Harvard science expert Naomi Oreskes discusses disbelief in science and how scientists can counteract it.
Naomi Oreskes, PhD, is a professor of the history of science and an affiliated professor of Earth and planetary sciences at Harvard University. She is the co-author of Merchants of Doubt. Oreskes’s timely “Tanner Lectures on Human Values” provide a background on the philosophy of science and its history since the mid-19th century. Her solution to disunity is to acknowledge that diverse societies create science. This illuminating account, which features responses from her peers juxtaposed against Oreskes’s thoughtful replies, shows why society needs science more than ever.
The depth and precision of Oreskes’s definition of science and her presentation of its history may surprise laypeople, who likely have little concept of how controversial her approach may be. Politics and fact-deniers have laid siege to science, Oreskes argues; she offers knowledge – and candor from scientists – as science’s best defense.
Ed Gibney, writing in The Philosopher, said, “Oreskes’s definition of science provides us with the best knowledge we can philosophically hope to get.” And New Scientist captures the heart of Oreskes’s intent: “Once we begin to understand the size of the chasm that separates science’s outsiders and insiders, as Oreskes clearly does, we can at least start to design a bridge.”
Trust in Science
Oreskes explains, that since the Enlightenment (1715-1789) society has regarded science as the authority on empirical inquiries about how the world works and humanity’s understanding of it. However, she cautions, in recent years, people have questioned science’s reliability.
A claim that has survived critical scrutiny becomes established fact, and collectively the body of established facts constitute scientific knowledge.Naomi Oreskes
Oreskes cites, for example, an actress expounding – without any scientific proof – on the dangers of vaccinating children or a former US vice president touting creationism. Oreskes sees depleted trust in science as a profoundly troubling social phenomenon.
Science doesn’t correct itself, the author asserts; scientists correct each other. Objectivity emerges through the exposure and interrogation of old assumptions.
Oreskes argues that scientists must enforce procedures and practices that ensure objectivity. Society shouldn’t blindly trust in science, she admits, but should maintain informed trust in scientists’ consensual conclusions. The public, she cautions, must be wary of scientists who step outside their expertise.
No one knows which scientific truths will remain valid, Oreskes notes, because scientific ideas face constant interrogation and challenge. That evolution of truths, she says, forms the nature of science.
She details how theory might emerge from observation and offers as an example the fact that science had no working theory of flight when the first planes flew. Oreskes’s thesis is that when scientists admit mistakes, they become better scientists. Constant inquiry, she asserts, promotes progress.
The author, mirroring the scientific method of peer review invited her colleagues to comment on her theses about why people don’t trust science.
Susan Lindee – the Janice and Julian Bers Professor of History and Sociology of Science at the University of Pennsylvania – believes that today’s distrust in science is widespread and disturbing. Oreskes responds that people mostly reject those scientific claims that refute their beliefs.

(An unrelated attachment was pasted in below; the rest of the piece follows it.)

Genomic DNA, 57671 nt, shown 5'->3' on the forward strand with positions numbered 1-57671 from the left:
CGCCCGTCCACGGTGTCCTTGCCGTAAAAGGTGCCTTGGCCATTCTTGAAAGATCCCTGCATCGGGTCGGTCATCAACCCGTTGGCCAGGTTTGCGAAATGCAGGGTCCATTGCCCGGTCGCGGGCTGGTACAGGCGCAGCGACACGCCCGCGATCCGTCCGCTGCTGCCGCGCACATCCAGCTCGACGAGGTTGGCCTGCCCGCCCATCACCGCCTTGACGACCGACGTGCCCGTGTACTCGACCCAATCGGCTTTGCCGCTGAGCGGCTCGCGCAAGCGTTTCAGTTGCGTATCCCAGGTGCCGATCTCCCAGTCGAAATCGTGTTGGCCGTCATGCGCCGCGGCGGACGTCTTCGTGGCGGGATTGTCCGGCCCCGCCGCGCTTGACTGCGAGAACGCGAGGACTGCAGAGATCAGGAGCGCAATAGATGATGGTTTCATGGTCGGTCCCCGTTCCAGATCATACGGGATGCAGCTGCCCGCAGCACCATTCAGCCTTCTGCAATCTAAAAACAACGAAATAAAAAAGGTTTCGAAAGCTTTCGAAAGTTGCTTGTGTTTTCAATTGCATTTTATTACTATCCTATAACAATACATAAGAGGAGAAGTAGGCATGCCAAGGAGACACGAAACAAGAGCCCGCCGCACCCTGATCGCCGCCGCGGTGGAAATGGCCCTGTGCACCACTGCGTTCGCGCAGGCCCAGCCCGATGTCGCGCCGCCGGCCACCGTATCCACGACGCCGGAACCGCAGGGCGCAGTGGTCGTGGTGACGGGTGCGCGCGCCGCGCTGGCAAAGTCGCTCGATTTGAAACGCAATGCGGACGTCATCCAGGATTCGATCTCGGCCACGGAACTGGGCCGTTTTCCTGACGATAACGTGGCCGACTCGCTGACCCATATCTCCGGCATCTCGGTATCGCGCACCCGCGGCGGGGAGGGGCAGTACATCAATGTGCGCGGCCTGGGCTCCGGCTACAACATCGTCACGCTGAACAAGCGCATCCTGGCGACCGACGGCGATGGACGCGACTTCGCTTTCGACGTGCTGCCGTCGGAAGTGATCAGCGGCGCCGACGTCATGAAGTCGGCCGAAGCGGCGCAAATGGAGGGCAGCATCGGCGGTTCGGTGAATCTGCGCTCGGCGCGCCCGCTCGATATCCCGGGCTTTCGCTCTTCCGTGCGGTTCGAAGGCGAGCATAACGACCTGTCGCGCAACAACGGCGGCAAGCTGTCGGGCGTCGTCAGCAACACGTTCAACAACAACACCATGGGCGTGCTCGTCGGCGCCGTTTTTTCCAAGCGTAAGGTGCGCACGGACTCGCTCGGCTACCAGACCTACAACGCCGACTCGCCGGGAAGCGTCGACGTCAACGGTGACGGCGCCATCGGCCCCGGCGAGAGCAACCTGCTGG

Marc Lange – the Theda Perdue Distinguished Professor and department chair in philosophy at the University of North Carolina – points out that if people refrain from criticizing all science, individual scientific accomplishments won’t fall under scrutiny or suspicion.
There is a difference between being suppressed and losing a debate. Sometimes a skeptic is just a sore loser.Naomi Oreskes
Oreskes responds that scientists can be wrong. Because no one knows what constitutes absolute truth, people must rely on consensus as a proxy for truth.
Oreskes disagrees with the idea that climate deniers dispute science. Instead, she says, they undermine public trust in science for their political benefit. She makes clear throughout that scientific progress rests on constant questioning, revising and duplicating tests. Everything, she reminds readers, rests on evidence and consensus.
If trust in experts were to come to a halt, society would come to a halt, too.Naomi Oreskes
Oreskes concludes her argument simply: If decision makers act on the basis of current scientific knowledge, everyone benefits. If they don’t, the world and everyone in it will be diminished.
Oreskes offers a thorough, sober – perhaps too sober – defense of science and a history of how science built its credibility. Then she discusses how doubt about science arose and characterizes the current state of science in America, where even the most commonsense scientific assertions – that vaccines support public health, for example – face strident challenges from people whose arguments are simply fantasies.
Oreskes raises many telling points, though her writing can be dry and academic. The difficulty – or perhaps the tragedy – of her approach is that almost no one who disagrees with her will read – or likely even hear – of this book. So what is Oreskes’s purpose? It seems to connect to academia, and the discussion of in-field issues with other people in the same field.
That said, this remains a worthwhile, compelling and informative read, especially for undergraduates, commentators and anyone seeking insight into today’s divisive political discourse.
If you find Oreskes’s rigorous curiosity inspiring, Merchants of Doubt, which she co-wrote with Eric M. Conway, will further engage you. Other ancillary readings include What Science Is and How It Really Works by James C. Zimring and Lee McIntyre’s The Scientific Attitude.